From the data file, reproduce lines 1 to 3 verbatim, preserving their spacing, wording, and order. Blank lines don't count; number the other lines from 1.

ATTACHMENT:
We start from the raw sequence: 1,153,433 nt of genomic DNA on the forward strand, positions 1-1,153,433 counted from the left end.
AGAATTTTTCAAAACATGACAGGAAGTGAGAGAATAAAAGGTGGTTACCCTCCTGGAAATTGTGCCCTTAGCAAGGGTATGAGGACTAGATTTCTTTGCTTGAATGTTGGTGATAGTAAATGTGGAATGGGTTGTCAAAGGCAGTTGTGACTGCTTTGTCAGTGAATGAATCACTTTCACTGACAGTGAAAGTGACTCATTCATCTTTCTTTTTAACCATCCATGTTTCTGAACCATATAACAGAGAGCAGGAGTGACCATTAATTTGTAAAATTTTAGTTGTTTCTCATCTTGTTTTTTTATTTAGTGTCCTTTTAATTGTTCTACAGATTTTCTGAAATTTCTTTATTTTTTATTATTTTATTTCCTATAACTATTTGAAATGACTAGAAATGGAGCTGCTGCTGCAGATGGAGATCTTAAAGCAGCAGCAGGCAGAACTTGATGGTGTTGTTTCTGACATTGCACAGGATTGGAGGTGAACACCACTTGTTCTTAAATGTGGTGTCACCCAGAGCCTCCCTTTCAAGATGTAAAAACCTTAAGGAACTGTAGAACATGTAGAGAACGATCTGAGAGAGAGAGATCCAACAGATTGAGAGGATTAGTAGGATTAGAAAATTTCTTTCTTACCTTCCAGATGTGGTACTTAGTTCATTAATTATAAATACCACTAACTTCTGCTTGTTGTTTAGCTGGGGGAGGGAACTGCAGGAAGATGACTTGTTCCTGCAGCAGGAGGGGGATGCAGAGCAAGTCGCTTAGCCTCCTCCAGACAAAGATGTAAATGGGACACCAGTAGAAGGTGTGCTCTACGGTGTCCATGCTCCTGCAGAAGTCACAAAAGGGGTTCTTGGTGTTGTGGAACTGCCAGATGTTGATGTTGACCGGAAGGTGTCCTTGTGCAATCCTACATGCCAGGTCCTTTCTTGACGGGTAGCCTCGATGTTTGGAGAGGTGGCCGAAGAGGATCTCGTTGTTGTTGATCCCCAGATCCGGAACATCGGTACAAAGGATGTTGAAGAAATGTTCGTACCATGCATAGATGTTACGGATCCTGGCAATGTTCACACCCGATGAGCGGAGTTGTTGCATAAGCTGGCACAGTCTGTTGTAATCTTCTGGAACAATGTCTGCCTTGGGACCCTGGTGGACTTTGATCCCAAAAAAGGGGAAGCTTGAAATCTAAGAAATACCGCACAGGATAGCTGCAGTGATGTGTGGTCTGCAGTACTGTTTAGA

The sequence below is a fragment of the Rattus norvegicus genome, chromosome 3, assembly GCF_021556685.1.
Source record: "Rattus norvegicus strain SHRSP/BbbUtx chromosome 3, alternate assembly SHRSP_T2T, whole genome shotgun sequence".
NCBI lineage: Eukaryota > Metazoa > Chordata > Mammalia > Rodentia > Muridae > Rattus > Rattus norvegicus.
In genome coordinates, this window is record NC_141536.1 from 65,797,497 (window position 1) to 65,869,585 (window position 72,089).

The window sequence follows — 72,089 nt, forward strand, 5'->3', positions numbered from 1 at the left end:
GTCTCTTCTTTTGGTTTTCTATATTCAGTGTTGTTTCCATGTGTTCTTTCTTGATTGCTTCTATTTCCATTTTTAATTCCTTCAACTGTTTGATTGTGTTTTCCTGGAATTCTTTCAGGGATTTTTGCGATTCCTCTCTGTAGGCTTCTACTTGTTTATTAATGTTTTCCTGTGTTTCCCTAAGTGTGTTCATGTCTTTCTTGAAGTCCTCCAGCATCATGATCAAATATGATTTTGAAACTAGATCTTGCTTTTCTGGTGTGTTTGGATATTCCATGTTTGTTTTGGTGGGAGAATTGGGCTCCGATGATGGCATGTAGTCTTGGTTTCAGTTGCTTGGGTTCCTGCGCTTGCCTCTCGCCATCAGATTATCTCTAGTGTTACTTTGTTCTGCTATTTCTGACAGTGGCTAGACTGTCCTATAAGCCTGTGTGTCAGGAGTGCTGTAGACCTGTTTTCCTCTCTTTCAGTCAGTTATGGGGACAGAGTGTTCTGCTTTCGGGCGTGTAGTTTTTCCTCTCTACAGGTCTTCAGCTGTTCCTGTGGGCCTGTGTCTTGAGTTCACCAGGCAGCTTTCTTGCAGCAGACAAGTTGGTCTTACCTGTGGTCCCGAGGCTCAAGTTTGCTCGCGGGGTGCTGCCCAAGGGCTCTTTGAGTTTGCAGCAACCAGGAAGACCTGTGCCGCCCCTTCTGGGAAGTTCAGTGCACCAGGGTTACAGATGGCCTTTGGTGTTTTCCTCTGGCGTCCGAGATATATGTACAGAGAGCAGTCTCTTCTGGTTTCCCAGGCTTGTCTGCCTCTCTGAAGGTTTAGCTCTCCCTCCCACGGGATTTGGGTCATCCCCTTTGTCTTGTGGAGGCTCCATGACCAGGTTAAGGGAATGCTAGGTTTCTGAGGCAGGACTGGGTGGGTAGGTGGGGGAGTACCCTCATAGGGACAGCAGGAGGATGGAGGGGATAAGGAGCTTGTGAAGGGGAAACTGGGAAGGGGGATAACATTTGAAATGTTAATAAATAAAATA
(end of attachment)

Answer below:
We start from the raw sequence: 1,153,433 nt of genomic DNA on the forward strand, positions 1-1,153,433 counted from the left end.
AGAATTTTTCAAAACATGACAGGAAGTGAGAGAATAAAAGGTGGTTACCCTCCTGGAAATTGTGCCCTTAGCAAGGGTATGAGGACTAGATTTCTTTGCTTGAATGTTGGTGATAGTAAATGTGGAATGGGTTGTCAAAGGCAGTTGTGACTGCTTTGTCAGTGAATGAATCACTTTCACTGACAGTGAAAGTGACTCATTCATCTTTCTTTTTAACCATCCATGTTTCTGAACCATATAACAGAGAGCAGGAGTGACCATTAATTTGTAAAATTTTAGTTGTTTCTCATCTTGTTTTTTTATTTAGTGTCCTTTTAATTGTTCTACAGATTTTCTGAAATTTCTTTATTTTTTATTATTTTATTTCCTATAACTATTTGAAATGACTAGAAATGGAGCTGCTGCTGCAGATGGAGATCTTAAAGCAGCAGCAGGCAGAACTTGATGGTGTTGTTTCTGACATTGCACAGGATTGGAGGTGAACACCACTTGTTCTTAAATGTGGTGTCACCCAGAGCCTCCCTTTCAAGATGTAAAAACCTTAAGGAACTGTAGAACATGTAGAGAACGATCTGAGAGAGAGAGATCCAACAGATTGAGAGGATTAGTAGGATTAGAAAATTTCTTTCTTACCTTCCAGATGTGGTACTTAGTTCATTAATTATAAATACCACTAACTTCTGCTTGTTGTTTAGCTGGGGGAGGGAACTGCAGGAAGATGACTTGTTCCTGCAGCAGGAGGGGGATGCAGAGCAAGTCGCTTAGCCTCCTCCAGACAAAGATGTAAATGGGACACCAGTAGAAGGTGTGCTCTACGGTGTCCATGCTCCTGCAGAAGTCACAAAAGGGGTTCTTGGTGTTGTGGAACTGCCAGATGTTGATGTTGACCGGAAGGTGTCCTTGTGCAATCCTACATGCCAGGTCCTTTCTTGACGGGTAGCCTCGATGTTTGGAGAGGTGGCCGAAGAGGATCTCGTTGTTGTTGATCCCCAGATCCGGAACATCGGTACAAAGGATGTTGAAGAAATGTTCGTACCATGCATAGATGTTACGGATCCTGGCAATGTTCACACCCGATGAGCGGAGTTGTTGCATAAGCTGGCACAGTCTGTTGTAATCTTCTGGAACAATGTCTGCCTTGGGACCCTGGTGGACTTTGATCCCAAAAAAGGGGAAGCTTGAAATCTAAGAAATACCGCACAGGATAGCTGCAGTGATGTGTGGTCTGCAGTACTGTTTAGA

The sequence below is a fragment of the Rattus norvegicus genome, chromosome 3, assembly GCF_021556685.1.